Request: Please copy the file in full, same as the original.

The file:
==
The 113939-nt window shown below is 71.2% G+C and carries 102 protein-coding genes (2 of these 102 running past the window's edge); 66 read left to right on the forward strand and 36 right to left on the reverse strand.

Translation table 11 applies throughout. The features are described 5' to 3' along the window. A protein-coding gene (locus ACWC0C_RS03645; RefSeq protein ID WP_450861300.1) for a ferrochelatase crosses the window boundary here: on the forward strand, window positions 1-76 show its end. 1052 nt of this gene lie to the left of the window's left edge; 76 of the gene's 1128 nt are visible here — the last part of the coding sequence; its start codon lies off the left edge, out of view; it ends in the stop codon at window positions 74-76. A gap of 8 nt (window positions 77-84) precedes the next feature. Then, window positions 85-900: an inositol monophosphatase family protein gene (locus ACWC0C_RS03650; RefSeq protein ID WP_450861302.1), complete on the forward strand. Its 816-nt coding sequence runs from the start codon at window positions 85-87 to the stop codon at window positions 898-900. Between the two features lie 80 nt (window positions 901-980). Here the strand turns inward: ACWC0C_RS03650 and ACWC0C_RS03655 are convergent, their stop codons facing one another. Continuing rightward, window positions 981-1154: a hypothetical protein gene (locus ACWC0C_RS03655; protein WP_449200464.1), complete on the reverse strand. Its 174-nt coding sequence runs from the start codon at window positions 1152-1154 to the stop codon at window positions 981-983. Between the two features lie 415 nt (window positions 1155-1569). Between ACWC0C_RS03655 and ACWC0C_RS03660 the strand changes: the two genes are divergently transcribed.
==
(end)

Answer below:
The 113939-nt window shown below is 71.2% G+C and carries 102 protein-coding genes (2 of these 102 running past the window's edge); 66 read left to right on the forward strand and 36 right to left on the reverse strand.

Translation table 11 applies throughout. The features are described 5' to 3' along the window. A protein-coding gene (locus ACWC0C_RS03645; RefSeq protein ID WP_450861300.1) for a ferrochelatase crosses the window boundary here: on the forward strand, window positions 1-76 show its end. 1052 nt of this gene lie to the left of the window's left edge; 76 of the gene's 1128 nt are visible here — the last part of the coding sequence; its start codon lies off the left edge, out of view; it ends in the stop codon at window positions 74-76. A gap of 8 nt (window positions 77-84) precedes the next feature. Then, window positions 85-900: an inositol monophosphatase family protein gene (locus ACWC0C_RS03650; RefSeq protein ID WP_450861302.1), complete on the forward strand. Its 816-nt coding sequence runs from the start codon at window positions 85-87 to the stop codon at window positions 898-900. Between the two features lie 80 nt (window positions 901-980). Here the strand turns inward: ACWC0C_RS03650 and ACWC0C_RS03655 are convergent, their stop codons facing one another. Continuing rightward, window positions 981-1154: a hypothetical protein gene (locus ACWC0C_RS03655; protein WP_449200464.1), complete on the reverse strand. Its 174-nt coding sequence runs from the start codon at window positions 1152-1154 to the stop codon at window positions 981-983. Between the two features lie 415 nt (window positions 1155-1569). Between ACWC0C_RS03655 and ACWC0C_RS03660 the strand changes: the two genes are divergently transcribed.